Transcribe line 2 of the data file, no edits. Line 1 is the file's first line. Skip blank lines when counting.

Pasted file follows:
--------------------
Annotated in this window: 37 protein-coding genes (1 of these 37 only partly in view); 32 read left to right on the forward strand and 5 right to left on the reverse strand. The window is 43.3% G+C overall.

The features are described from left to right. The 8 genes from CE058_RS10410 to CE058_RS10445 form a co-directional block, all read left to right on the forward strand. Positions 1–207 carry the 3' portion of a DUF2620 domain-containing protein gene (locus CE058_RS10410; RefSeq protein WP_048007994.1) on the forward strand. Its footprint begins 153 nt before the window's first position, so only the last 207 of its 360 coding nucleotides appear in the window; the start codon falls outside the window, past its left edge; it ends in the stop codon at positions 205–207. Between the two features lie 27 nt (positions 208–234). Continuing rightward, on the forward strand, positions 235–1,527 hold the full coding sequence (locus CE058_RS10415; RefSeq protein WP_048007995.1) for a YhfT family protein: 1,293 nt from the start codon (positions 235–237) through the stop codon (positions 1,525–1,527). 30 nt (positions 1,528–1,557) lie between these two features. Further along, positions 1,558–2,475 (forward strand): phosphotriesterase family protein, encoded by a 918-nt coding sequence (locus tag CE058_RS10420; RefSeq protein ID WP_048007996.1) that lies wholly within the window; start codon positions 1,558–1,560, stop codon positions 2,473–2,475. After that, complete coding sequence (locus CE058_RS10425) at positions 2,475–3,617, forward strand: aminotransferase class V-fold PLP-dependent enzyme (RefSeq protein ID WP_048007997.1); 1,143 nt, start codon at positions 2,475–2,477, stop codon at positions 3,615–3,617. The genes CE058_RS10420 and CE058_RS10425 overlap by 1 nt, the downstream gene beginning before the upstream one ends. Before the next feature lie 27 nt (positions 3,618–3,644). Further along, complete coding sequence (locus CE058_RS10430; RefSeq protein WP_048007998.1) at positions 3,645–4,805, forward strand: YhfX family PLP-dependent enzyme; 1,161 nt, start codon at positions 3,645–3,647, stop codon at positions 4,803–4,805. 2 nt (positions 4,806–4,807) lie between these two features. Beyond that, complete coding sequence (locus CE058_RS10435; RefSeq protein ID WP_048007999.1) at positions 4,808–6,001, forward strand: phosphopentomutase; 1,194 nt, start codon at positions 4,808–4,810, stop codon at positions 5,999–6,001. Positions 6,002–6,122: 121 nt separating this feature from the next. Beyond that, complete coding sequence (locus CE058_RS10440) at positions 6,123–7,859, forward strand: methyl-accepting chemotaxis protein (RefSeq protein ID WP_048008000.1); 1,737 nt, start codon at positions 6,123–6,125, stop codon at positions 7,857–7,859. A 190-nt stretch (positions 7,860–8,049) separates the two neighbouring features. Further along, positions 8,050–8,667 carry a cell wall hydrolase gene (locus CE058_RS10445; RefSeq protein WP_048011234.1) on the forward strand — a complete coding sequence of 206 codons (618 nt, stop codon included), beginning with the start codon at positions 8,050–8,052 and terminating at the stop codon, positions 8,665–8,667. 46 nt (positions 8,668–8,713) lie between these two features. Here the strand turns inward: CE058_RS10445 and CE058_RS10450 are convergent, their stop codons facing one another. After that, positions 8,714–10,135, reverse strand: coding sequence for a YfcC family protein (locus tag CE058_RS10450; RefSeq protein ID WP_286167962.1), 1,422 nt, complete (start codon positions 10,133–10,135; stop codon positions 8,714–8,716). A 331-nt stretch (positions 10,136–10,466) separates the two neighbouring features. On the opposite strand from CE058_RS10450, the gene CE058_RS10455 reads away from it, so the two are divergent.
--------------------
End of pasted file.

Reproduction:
The features are described from left to right. The 8 genes from CE058_RS10410 to CE058_RS10445 form a co-directional block, all read left to right on the forward strand. Positions 1–207 carry the 3' portion of a DUF2620 domain-containing protein gene (locus CE058_RS10410; RefSeq protein WP_048007994.1) on the forward strand. Its footprint begins 153 nt before the window's first position, so only the last 207 of its 360 coding nucleotides appear in the window; the start codon falls outside the window, past its left edge; it ends in the stop codon at positions 205–207. Between the two features lie 27 nt (positions 208–234). Continuing rightward, on the forward strand, positions 235–1,527 hold the full coding sequence (locus CE058_RS10415; RefSeq protein WP_048007995.1) for a YhfT family protein: 1,293 nt from the start codon (positions 235–237) through the stop codon (positions 1,525–1,527). 30 nt (positions 1,528–1,557) lie between these two features. Further along, positions 1,558–2,475 (forward strand): phosphotriesterase family protein, encoded by a 918-nt coding sequence (locus tag CE058_RS10420; RefSeq protein ID WP_048007996.1) that lies wholly within the window; start codon positions 1,558–1,560, stop codon positions 2,473–2,475. After that, complete coding sequence (locus CE058_RS10425) at positions 2,475–3,617, forward strand: aminotransferase class V-fold PLP-dependent enzyme (RefSeq protein ID WP_048007997.1); 1,143 nt, start codon at positions 2,475–2,477, stop codon at positions 3,615–3,617. The genes CE058_RS10420 and CE058_RS10425 overlap by 1 nt, the downstream gene beginning before the upstream one ends. Before the next feature lie 27 nt (positions 3,618–3,644). Further along, complete coding sequence (locus CE058_RS10430; RefSeq protein WP_048007998.1) at positions 3,645–4,805, forward strand: YhfX family PLP-dependent enzyme; 1,161 nt, start codon at positions 3,645–3,647, stop codon at positions 4,803–4,805. 2 nt (positions 4,806–4,807) lie between these two features. Beyond that, complete coding sequence (locus CE058_RS10435; RefSeq protein ID WP_048007999.1) at positions 4,808–6,001, forward strand: phosphopentomutase; 1,194 nt, start codon at positions 4,808–4,810, stop codon at positions 5,999–6,001. Positions 6,002–6,122: 121 nt separating this feature from the next. Beyond that, complete coding sequence (locus CE058_RS10440) at positions 6,123–7,859, forward strand: methyl-accepting chemotaxis protein (RefSeq protein ID WP_048008000.1); 1,737 nt, start codon at positions 6,123–6,125, stop codon at positions 7,857–7,859. A 190-nt stretch (positions 7,860–8,049) separates the two neighbouring features. Further along, positions 8,050–8,667 carry a cell wall hydrolase gene (locus CE058_RS10445; RefSeq protein WP_048011234.1) on the forward strand — a complete coding sequence of 206 codons (618 nt, stop codon included), beginning with the start codon at positions 8,050–8,052 and terminating at the stop codon, positions 8,665–8,667. 46 nt (positions 8,668–8,713) lie between these two features. Here the strand turns inward: CE058_RS10445 and CE058_RS10450 are convergent, their stop codons facing one another. After that, positions 8,714–10,135, reverse strand: coding sequence for a YfcC family protein (locus tag CE058_RS10450; RefSeq protein ID WP_286167962.1), 1,422 nt, complete (start codon positions 10,133–10,135; stop codon positions 8,714–8,716). A 331-nt stretch (positions 10,136–10,466) separates the two neighbouring features. On the opposite strand from CE058_RS10450, the gene CE058_RS10455 reads away from it, so the two are divergent.